When prescribing even the most common antibiotics, doctors are advised to err on the side of caution by weighing the benefits against the potential risks. A recent study published in the Canadian Medical Association Journal (CMAJ) has revealed that amoxicillin and amoxicillin-clavulanic acid can often lead to unexpected side effects, such as diarrhea and candidiasis — a fungal infection in the mouth or throat, also known as thrush.

Amoxicillin is a commonly prescribed oral tablet used to treat bacterial infections in various parts of the body. Amoxicillin and other drugs belonging to the group of medication known as penicillin antibiotics work by killing bacteria and preventing their growth. Although amoxicillin is generally not prescribed to treat cold, flu, or other common virus infection, it is often used in combination with clavulanic acid to treat respiratory infections like bronchitis.

"The root cause of antibiotic resistance is the overuse of antibiotics, and therefore these drugs should not be prescribed when the benefits do not outweigh the harms," lead researcher Dr. Christopher Del Mar said in a statement. "The important consequence of under-reporting of harms is the tilting of the balance of benefits and harms toward amoxicillin."

Del Mar and his colleagues analyzed 45 clinical trials, including 27 that involved amoxicillin, 17 that involved amoxicillin-clavulanic acid, and one that involved both antibiotics. A total of 10,519 children and adults were included in the systematic review, 4,280 of which received amoxicillin, 1,005 amoxicillin-calvulanic acid, and 5,234 received a placebo. Diarrhea was twice as common among people who took amoxicillin and three time more common among people who took amoxicillin-clavulanic acid compared to those who received a placebo. Thrush was also linked to both amoxicillin and amoxicillin-calvulanic acid.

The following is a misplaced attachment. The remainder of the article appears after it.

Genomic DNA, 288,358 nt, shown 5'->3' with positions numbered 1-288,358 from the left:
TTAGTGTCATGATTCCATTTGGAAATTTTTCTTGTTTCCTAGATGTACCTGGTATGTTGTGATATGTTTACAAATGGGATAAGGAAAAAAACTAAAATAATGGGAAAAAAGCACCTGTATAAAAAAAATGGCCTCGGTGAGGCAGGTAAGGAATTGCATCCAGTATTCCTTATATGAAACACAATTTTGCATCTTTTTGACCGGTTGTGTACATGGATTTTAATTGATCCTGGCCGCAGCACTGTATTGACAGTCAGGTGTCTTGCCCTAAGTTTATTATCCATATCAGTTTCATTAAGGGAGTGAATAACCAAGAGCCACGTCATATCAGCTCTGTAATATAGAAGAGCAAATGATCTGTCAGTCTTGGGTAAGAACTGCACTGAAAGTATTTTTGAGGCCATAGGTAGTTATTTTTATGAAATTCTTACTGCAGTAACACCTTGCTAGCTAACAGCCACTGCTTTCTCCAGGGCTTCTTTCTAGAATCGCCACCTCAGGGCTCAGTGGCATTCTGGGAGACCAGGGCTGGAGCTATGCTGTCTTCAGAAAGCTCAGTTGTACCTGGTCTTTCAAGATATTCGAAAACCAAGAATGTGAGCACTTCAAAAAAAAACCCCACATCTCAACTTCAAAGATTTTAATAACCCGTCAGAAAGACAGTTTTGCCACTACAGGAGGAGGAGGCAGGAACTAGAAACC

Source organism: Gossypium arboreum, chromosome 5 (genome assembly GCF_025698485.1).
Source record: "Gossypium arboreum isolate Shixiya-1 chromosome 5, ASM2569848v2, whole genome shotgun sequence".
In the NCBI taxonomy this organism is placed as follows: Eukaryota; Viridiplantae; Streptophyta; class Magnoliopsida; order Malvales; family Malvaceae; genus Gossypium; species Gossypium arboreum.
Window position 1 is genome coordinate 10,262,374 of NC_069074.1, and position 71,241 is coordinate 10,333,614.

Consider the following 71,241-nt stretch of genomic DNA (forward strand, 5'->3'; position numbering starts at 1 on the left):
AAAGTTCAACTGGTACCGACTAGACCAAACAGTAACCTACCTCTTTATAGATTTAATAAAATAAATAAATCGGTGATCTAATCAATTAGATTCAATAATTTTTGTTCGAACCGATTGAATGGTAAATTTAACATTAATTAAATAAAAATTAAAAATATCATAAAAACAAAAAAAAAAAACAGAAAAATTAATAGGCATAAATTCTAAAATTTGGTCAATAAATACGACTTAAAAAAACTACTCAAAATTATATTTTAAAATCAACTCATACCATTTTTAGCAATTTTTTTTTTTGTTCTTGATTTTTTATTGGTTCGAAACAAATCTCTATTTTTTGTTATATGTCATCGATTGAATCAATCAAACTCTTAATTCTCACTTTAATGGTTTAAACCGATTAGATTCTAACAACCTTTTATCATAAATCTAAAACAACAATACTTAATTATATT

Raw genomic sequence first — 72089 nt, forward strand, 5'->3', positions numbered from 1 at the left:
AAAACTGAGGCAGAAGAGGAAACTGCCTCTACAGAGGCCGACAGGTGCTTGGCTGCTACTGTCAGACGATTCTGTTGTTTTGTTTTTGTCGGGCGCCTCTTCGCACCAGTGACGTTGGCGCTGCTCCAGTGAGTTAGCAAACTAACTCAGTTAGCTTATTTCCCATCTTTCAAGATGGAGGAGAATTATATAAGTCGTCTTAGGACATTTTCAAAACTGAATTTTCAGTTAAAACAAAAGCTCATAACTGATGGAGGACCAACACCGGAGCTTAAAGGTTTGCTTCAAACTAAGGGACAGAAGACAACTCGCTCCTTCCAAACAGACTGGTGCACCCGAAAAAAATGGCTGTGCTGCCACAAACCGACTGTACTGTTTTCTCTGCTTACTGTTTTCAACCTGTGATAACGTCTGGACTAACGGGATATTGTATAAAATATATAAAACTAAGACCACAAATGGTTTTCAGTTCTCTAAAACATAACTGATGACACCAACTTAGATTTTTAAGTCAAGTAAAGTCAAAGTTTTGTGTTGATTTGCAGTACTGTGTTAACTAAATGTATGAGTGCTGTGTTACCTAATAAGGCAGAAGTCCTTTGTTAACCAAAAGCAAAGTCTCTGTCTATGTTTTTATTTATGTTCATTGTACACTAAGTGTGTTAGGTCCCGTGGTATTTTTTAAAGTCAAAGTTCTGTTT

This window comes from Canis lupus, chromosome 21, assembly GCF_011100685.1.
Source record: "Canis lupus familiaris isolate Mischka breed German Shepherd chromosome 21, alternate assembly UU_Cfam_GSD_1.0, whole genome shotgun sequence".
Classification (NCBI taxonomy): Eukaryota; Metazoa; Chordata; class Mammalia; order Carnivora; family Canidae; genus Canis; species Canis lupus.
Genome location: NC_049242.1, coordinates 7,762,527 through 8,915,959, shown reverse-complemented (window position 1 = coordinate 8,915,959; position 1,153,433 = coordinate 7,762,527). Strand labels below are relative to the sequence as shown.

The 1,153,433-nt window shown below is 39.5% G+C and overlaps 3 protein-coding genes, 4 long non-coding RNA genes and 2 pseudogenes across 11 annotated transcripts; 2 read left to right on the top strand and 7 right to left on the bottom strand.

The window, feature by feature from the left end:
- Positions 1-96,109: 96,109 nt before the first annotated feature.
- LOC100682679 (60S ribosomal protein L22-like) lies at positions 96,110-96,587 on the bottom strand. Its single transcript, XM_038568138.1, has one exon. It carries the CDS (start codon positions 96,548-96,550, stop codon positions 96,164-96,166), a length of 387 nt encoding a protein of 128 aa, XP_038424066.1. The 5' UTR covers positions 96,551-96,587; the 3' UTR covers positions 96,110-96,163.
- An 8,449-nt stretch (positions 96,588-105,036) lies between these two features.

"Reported harms were fewer than we expected from clinical anecdotal experience and observationally-derived data, which have primarily reported common harms as rashes (at rates of five percent to eight percent of those treated and even higher, up to 20 percent, among those with mononucleosis treated with amoxicillin) and gastrointestinal disturbance,” the authors added. "Under-reporting of harms in trials remains widespread, and until that problem is addressed, under-reporting will flow to systematic reviews and other evidence syntheses such as guidelines."

According to the Centers for Disease Control and Prevention, antimicrobial agents, such as amoxicillin, have been used to treat infectious disease as far back as the 1940s. Due to how much and how long these drugs have been used to treat infection, infectious organisms have adapted to them resulting in antibiotic resistance. Around two million people in the United States are infected with bacteria that are resistant to antibiotics each year, including 23,000 people who die as a result of these infections.

Source: Gillies M, Ranakusuma A, Hoffmann T, Thorning S, McGuire T, Glasziou P, Del Mar C. Common harms from amoxicillin: a systematic review and meta-analysis of randomized placebo-controlled trials for any indication. Canadian Medical Association Journal (CMAJ). 2014